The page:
In the years right after World War II, and at the Nuremburg Trials, it was claimed that people were killed in gas chambers in camps all over Europe, including Buchenwald, Dachau, Auschwitz, and so forth. Many of these claims have just been quietly abandoned over the years: No one seriously claims anymore that anyone was gassed at Dachau or Buchenwald or at camps in Germany proper. One of the interesting aspects of this is that the so-called "eyewitnesses" and testimony and evidence for these claims is therefore obviously not true.
 
KAS: And yet people were punished for those alleged crimes.
 
MW: Right. People were punished for those alleged crimes. This is just part and parcel of this distortion; there are numerous examples. For years, at Auschwitz, it was officially claimed that four million people were killed there, and that was supposedly proven at the Nuremberg Trials in 1945-1946. In recent years, the numbers have been drastically reduced. They're still dropping down. Oftentimes the response to that is to say "So what if it's one million or four million or 100,000 or even two?" There's an argument to be made for that, but the essential point isn't over quibbling about numbers or anything like that, although that's what historians are supposed to do. The essential point really, I think, is the way in which there's this tremendous political capital made out of one chapter of history, designed to gain sympathy and support. And the result has been a massive shakedown, kind of a blackmail that's resulted in billions of dollars extracted from Switzerland, from Germany, from European corporations, and from American taxpayers.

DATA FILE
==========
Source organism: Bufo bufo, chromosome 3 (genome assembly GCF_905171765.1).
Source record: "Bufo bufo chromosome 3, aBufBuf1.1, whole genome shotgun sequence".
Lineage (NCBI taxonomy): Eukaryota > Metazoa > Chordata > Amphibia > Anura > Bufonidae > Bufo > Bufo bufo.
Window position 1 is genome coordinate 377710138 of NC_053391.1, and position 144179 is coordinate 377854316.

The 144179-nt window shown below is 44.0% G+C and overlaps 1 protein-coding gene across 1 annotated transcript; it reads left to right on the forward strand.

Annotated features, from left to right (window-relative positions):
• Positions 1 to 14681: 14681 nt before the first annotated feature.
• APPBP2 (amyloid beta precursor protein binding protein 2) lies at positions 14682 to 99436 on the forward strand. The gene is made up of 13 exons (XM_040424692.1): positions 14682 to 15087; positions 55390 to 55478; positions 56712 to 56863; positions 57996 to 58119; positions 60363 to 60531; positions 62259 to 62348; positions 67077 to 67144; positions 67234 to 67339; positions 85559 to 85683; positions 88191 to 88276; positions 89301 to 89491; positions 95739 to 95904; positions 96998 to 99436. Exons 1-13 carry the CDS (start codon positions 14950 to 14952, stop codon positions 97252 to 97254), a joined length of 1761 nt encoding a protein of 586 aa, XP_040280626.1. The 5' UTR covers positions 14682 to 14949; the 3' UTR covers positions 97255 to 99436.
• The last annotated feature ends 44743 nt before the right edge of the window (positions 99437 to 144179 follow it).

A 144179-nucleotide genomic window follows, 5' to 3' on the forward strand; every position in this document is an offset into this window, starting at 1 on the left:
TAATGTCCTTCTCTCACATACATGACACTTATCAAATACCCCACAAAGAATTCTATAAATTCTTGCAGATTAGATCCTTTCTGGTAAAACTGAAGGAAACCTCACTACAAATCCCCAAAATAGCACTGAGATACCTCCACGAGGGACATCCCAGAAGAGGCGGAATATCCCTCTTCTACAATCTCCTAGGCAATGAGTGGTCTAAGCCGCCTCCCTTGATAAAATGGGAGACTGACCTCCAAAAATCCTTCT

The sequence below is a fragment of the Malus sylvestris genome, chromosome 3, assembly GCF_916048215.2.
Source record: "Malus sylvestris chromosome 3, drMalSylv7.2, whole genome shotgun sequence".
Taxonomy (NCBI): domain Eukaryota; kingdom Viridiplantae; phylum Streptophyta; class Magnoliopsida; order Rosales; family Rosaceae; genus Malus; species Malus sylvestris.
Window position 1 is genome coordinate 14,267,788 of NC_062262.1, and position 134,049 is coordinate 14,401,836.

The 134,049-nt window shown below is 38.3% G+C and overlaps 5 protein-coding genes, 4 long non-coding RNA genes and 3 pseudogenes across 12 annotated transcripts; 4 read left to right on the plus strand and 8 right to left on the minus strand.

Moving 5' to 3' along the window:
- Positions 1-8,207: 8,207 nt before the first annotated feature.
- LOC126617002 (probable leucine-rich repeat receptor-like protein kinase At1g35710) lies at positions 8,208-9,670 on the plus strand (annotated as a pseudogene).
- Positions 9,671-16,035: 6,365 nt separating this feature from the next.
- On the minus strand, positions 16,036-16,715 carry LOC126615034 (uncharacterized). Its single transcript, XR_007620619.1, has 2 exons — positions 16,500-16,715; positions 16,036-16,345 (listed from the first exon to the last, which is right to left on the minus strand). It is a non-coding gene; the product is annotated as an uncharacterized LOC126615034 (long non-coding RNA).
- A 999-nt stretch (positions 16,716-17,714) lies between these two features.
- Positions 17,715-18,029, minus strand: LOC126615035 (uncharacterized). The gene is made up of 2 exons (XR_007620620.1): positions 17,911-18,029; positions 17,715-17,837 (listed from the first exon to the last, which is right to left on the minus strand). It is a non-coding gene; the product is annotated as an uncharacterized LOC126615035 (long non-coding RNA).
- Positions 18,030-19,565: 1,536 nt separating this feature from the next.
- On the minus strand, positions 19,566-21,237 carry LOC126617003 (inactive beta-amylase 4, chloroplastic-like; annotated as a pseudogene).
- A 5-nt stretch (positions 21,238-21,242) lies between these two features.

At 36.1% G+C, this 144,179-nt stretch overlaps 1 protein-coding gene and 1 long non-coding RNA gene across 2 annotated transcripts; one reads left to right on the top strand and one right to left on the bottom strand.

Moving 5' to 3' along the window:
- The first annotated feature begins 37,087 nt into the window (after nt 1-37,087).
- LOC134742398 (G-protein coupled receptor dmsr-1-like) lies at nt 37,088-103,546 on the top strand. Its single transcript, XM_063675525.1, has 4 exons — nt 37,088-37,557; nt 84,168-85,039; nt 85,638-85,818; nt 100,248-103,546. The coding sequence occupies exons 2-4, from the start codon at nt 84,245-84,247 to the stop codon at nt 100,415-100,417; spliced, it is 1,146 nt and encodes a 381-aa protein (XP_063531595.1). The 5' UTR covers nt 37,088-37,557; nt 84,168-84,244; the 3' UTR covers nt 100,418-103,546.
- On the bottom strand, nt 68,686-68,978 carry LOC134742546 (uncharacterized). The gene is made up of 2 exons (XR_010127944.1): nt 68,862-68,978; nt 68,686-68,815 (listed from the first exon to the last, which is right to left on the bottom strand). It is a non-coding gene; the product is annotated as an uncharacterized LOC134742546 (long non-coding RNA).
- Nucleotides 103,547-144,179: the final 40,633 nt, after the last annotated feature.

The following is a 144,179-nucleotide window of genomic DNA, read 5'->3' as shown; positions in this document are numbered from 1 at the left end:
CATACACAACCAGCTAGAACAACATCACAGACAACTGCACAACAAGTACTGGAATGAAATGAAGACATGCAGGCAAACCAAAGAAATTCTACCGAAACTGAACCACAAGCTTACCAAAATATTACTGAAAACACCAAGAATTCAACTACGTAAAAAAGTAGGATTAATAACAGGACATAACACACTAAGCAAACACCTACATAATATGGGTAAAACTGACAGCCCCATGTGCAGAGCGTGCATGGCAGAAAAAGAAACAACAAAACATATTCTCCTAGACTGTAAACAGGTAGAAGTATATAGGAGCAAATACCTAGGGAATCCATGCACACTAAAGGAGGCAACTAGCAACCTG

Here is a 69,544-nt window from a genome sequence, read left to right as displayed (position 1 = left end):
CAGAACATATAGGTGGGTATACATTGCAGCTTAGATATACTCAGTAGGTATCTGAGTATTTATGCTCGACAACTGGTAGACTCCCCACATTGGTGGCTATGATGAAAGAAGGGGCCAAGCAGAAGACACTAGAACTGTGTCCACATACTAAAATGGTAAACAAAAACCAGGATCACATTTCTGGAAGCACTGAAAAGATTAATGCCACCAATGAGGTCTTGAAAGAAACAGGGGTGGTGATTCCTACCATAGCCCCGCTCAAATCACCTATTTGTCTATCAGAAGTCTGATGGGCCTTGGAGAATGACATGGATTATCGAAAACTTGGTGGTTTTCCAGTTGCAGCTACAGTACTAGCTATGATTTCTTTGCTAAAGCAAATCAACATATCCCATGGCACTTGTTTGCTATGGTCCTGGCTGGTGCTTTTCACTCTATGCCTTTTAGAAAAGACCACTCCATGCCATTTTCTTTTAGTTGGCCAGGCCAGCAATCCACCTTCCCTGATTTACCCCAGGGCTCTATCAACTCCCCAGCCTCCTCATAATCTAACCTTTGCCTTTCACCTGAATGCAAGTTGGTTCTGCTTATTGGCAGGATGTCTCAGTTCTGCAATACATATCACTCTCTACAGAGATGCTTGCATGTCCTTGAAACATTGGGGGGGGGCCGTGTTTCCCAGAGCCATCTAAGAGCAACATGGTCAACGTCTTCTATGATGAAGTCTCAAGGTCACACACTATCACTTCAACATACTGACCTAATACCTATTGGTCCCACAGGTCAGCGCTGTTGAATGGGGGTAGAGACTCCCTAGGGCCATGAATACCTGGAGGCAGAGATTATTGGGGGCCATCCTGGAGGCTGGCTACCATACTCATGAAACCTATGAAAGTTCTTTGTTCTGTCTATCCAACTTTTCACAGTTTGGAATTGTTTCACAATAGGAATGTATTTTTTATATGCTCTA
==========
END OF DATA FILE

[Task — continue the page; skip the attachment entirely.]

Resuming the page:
KAS: It's a kind of moral blackmail, I think.
 
MW: And some Jewish writers have even used those very terms. One of the striking things -- and Americans, I think need to understand this -- is that the views of history that we are very used to, and comfortable with, are not universal. The view of Middle East history that comes from the movie Exodus or the insights on European history that come from the movie The Sound of Music are gross distortions. They're just perversions of the truth. They may be very comfortable for many Americans to believe, but they're not only perversions of the truth: Around the world, there's an increasing awareness that how America looks at the world and the Middle East is just out of line. Unfortunately, many Americans still haven't "gotten it." Fortunately, millions more Americans, I think, are "getting it." It's obvious, I think, to anyone who has spent much time living overseas, that how the Middle East situation is presented in the daily press is very different than it is here in the American press.
 
KAS: In a moment, I'd like to talk about the linkage between Holocaust Revisionism and the present situation in the Middle East, but first I'd just like to say that when you talk about "the 'holocaust'" it seems to me that the objection that should be raised is not so much to the word "holocaust" but to the word "the" -- the article that precedes it. As if it's the only suffering of any national group in history!
 
MW: Yes, that's right. You know, the word 'holocaust' when used to apply collectively to what happened to Europe's Jews in World War II, didn't come into popular usage until the 1970s. Normally, with the passage of time, particularly horrible or gruesome or dark chapters of history tend to recede into the past and recede in importance. But just the opposite has happened with regard to what's called "the holocaust." You're right, even the very use of this term in this way is to give a kind of label to what was really a lot of individual things that happened rather than some overarching phenomenon.
 
KAS: It seems to me that the suffering of the Germans after World War II certainly exceeded in scope anything that happened to the Jews. And also what happened to the Ukrainians in the pre-war period was horrific.